JAZZ / Still, small voice: Jason Nisse on John Surman's Brass Project at the Lilian Bayliss in London

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JOHN SURMAN couldn't look smart if he tried. Even in the regulation serious musician's uniform of black shirt and trousers, he still has an air of scruffiness, like someone who does odd jobs around the house. But his charming West Country bumpkin act stops as soon as he picks up a saxophone. There is a deliberation, an order that permeates his music, from the seminal Amazing Adventures of Simon Simon a decade ago, to the recent 'hit', Road to St Ives, and last year's classic, Adventure Playground.

It is this stillness that sets Surman's Brass Project apart from similar groups - like David Murray's Octet or Carla Bley's smaller line-ups. Amid the premeditated anarchy that is the hallmark of modern mid- to big-band jazz, Surman emerges like oil being poured on troubled waters. It helps that he tends to use particularly soothing instruments - such as the baritone and soprano saxophones, or a wonderful-looking bass clarinet. When he reverts to piano, the Brass Project loses most of its uniqueness.

The group - which Surman leads with the Canadian composer John Warren - is 12 years old. It was formed for a concert at the late, lamented Roundhouse in Camden and, in Surman's words, 'the group has had to survive without grant or subsidy' since. It is not surprising that the 10 strong line-up, which once boasted such luminaries as Kenny Wheeler and Harry Beckett, has changed a bit. But with Chris Laurence on bass, John Marshall on drums and Guy Barker on trumpet, and with a 'debut' album released, the Brass Project is in pretty good shape.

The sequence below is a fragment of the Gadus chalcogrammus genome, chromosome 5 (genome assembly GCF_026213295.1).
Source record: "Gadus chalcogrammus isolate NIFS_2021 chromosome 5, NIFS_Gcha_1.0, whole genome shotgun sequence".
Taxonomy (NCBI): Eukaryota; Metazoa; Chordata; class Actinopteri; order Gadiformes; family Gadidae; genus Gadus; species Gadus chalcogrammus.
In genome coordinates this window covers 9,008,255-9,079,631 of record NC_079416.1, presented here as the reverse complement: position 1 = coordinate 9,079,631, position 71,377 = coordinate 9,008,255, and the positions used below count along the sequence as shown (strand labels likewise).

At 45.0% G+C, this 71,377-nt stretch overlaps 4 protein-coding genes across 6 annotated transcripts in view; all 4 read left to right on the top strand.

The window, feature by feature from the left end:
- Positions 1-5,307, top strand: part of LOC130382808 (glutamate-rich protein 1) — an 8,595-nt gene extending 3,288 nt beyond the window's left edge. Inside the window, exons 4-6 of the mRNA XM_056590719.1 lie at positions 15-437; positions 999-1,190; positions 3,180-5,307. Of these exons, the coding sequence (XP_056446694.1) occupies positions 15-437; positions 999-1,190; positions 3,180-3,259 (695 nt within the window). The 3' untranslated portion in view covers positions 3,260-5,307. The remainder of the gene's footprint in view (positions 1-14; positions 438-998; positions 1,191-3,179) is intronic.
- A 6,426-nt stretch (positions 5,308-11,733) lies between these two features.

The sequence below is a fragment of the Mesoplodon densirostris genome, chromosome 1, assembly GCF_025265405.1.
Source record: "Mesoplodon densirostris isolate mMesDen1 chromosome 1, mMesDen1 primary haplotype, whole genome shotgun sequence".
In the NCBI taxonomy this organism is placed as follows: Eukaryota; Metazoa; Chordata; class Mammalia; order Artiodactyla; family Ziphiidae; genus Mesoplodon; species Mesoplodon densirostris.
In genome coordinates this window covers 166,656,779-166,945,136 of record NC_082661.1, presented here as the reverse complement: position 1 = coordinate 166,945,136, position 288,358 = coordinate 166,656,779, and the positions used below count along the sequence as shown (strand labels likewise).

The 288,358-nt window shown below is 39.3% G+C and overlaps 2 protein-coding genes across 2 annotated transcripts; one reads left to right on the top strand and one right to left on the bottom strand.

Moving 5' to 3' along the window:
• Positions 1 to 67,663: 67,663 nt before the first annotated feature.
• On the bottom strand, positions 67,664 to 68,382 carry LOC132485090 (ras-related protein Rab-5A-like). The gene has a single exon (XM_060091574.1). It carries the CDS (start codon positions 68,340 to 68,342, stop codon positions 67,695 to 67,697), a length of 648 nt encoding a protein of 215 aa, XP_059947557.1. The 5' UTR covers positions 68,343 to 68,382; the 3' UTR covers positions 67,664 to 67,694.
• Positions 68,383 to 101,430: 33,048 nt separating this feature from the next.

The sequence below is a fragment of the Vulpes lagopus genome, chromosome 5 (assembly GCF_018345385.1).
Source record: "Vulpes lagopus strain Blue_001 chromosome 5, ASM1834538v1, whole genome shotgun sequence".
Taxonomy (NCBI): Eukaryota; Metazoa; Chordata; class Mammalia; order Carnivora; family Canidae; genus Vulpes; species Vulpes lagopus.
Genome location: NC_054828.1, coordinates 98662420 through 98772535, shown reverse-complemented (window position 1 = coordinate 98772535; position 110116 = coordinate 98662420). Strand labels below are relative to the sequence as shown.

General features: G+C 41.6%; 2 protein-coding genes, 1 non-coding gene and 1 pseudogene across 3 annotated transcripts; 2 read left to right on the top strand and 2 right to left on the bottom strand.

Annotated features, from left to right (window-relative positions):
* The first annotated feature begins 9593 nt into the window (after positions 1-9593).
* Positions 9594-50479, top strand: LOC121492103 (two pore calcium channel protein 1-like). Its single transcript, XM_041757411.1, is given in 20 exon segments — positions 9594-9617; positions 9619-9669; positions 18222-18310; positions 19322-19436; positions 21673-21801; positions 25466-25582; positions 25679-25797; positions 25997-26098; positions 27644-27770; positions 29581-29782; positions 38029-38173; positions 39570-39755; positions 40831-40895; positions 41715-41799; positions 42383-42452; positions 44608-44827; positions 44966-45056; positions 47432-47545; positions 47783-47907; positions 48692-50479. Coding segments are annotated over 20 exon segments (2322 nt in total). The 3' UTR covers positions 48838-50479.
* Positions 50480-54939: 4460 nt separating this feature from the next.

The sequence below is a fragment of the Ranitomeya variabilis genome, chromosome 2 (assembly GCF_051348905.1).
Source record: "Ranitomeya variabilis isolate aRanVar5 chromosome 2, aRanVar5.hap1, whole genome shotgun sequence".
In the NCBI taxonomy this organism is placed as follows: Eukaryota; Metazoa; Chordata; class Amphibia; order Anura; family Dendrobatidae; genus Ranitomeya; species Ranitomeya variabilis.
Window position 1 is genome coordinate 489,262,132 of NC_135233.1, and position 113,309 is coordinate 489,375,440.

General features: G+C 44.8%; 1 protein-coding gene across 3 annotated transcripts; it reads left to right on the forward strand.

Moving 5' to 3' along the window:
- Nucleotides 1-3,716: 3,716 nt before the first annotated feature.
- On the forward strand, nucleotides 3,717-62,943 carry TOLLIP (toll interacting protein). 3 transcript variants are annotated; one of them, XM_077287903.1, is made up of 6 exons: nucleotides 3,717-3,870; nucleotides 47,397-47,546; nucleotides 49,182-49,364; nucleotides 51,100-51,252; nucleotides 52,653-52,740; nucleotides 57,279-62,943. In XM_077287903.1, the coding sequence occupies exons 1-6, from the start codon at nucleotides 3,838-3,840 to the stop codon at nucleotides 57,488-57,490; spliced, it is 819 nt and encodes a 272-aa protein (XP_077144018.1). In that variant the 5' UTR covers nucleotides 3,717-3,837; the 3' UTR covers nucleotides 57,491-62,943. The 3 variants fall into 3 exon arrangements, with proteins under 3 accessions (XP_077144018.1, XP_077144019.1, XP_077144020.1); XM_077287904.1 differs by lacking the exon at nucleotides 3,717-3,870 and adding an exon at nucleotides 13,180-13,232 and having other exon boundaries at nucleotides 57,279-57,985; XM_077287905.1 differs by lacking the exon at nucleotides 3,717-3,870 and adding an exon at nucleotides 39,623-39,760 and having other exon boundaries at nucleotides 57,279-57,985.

In concert, Surman and the band largely ignore the output of their brief recording career. The highlight was a 30-minute work in progress, tentatively called Shortfall. The piece jumped from style to style, taking in most of the last 30 years of jazz history, often without any attempts to cover the joins. At times you could imagine Tony Bennett in the wings, preparing his 'Islington, I love you' patter. And then Surman threw in a folksy, lyrical stanza on the baritone sax and the band launched into a raucous, rhythm'n'blues.

There were other points in the evening when the band approached brilliance, but there were also elements that did not work. An arrangement of 'My Old Man' was embarrassing and some of the more avant-garde solos had members of the audience shuffling in their seats. In the end, though, Surman's Brass Project proved the ability of Plymouth's finest musician to charm and entertain while performing some of the most exciting jazz being produced anywhere in the world at the moment.

Radio 3 will broadcast the concert on 5 June at 10.30pm.

The Brass Project is released on ECM Records in all formats.

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